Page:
Many liberal experts see the need to move from a shouting match to a meaningful debate on the program of de-Stalinization, focusing particularly on the idea of denying totalitarian crimes an offense leading to immediate dismissal in the case of a state official.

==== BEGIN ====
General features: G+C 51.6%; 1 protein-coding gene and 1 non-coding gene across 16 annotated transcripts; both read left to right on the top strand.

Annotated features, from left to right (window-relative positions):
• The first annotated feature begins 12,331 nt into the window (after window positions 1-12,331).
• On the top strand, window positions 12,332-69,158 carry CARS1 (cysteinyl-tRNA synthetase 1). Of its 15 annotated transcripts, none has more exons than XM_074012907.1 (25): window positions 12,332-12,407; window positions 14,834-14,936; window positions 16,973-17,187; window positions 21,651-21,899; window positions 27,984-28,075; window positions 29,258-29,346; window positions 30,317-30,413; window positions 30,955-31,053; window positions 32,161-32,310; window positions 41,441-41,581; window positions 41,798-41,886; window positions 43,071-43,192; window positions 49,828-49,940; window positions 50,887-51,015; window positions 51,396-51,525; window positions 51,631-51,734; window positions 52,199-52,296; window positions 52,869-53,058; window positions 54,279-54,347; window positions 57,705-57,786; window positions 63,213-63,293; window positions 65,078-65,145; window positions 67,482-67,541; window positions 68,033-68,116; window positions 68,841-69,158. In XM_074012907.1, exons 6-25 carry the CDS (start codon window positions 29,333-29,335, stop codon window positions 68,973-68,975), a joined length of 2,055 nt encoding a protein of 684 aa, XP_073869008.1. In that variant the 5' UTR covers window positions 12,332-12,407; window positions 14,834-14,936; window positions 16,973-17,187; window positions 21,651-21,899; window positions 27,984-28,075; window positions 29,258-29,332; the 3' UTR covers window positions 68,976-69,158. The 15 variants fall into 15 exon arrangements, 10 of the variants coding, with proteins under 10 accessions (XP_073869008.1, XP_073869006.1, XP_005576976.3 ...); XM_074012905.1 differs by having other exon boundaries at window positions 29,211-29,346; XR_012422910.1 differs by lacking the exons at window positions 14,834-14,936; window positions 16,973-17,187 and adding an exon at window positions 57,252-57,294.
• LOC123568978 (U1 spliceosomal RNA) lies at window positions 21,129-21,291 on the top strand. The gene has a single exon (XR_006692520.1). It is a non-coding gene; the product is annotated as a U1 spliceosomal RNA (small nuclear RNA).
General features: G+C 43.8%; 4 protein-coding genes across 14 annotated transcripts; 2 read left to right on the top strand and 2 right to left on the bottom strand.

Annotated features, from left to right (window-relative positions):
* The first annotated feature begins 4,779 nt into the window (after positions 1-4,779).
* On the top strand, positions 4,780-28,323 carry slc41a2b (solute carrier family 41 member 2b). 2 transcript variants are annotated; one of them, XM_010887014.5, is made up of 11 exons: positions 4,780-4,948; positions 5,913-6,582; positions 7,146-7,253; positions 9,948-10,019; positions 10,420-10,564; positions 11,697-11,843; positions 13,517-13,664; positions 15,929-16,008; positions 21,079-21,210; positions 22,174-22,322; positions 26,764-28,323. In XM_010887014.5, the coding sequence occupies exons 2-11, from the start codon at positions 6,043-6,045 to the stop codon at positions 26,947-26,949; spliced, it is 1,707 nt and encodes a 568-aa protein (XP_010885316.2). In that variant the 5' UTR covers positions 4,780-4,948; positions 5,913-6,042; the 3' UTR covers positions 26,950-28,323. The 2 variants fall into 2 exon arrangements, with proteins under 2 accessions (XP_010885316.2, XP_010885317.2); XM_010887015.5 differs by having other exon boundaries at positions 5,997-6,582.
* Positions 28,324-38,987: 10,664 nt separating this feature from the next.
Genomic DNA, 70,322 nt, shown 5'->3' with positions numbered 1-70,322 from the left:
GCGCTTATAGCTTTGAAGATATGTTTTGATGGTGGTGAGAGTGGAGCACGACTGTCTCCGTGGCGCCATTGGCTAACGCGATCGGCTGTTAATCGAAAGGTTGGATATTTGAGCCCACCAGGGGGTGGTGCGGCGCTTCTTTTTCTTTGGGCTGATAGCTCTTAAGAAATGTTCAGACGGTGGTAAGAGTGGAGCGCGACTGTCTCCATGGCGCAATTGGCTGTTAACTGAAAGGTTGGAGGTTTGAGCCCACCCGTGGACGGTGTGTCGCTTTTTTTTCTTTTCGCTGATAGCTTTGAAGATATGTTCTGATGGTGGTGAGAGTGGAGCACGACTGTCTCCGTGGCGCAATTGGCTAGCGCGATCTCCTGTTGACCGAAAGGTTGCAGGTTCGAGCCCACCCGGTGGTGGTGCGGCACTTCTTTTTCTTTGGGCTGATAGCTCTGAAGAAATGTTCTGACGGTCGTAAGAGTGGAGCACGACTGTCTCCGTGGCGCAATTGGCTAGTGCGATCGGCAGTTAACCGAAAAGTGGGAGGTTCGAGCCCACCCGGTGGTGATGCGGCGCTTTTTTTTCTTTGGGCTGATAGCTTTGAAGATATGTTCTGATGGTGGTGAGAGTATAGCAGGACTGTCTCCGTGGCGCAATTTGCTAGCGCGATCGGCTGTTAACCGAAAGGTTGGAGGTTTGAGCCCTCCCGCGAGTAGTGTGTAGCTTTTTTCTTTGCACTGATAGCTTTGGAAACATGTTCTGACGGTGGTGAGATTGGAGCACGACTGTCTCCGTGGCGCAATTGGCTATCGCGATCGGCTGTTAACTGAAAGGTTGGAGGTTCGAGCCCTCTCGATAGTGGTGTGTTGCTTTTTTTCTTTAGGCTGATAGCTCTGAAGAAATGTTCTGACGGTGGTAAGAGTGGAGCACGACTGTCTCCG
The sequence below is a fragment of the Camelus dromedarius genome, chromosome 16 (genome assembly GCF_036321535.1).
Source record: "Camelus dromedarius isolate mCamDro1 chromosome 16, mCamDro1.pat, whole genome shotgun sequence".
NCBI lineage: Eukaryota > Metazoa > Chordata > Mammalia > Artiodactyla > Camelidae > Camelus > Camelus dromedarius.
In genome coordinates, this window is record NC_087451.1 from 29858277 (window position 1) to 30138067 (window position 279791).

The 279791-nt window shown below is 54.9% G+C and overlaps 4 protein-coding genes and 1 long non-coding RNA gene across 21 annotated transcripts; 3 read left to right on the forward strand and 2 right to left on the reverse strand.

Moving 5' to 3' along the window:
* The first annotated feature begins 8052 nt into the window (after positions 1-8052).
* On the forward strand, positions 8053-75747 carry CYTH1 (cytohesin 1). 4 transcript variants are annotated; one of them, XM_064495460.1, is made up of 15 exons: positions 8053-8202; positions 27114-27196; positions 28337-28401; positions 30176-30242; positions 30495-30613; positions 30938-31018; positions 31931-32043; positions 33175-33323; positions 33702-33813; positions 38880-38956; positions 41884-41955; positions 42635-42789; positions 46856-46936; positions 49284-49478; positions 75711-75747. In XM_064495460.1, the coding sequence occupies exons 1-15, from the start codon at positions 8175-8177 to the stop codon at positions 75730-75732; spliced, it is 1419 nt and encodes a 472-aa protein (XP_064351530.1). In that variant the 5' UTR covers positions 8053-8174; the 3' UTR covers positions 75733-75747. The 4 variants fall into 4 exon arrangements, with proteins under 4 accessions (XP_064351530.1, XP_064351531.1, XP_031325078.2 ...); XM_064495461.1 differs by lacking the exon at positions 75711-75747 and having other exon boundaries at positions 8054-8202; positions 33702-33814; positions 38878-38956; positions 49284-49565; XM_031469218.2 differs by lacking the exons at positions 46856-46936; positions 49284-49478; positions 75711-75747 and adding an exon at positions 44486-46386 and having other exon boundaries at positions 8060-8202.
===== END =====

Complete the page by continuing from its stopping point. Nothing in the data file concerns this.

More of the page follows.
The gala-event for celebrating Mikhail Gorbachev's 80th birthday took place in London, and not a single Russian politician was present because Gorbachev is not forgiven for rejecting the lies that camouflaged the bankruptcy of totalitarianism. Medvedev resembles Gorbachev somewhat in his smooth talking about reforms and modernization but is nowhere close in his readiness to take responsibility for unpopular decisions or in understanding that there is such a thing as moral imperative. De-Stalinization has emerged as a crucial test for his leadership, but he is clearly failing it. Fedotov and Karaganov have few illusions about whether the proposal can be implemented in an election year, but Medvedev still apparently cherishes the illusion that a second term might be in the cards for him. The position of stability-provider is, however, occupied by his senior partner, who excels at saying to bureaucrats and pensioners as well as siloviki exactly what they want to hear. Medvedev needs to discard this discourse of comfortable lies, but the right words escape him.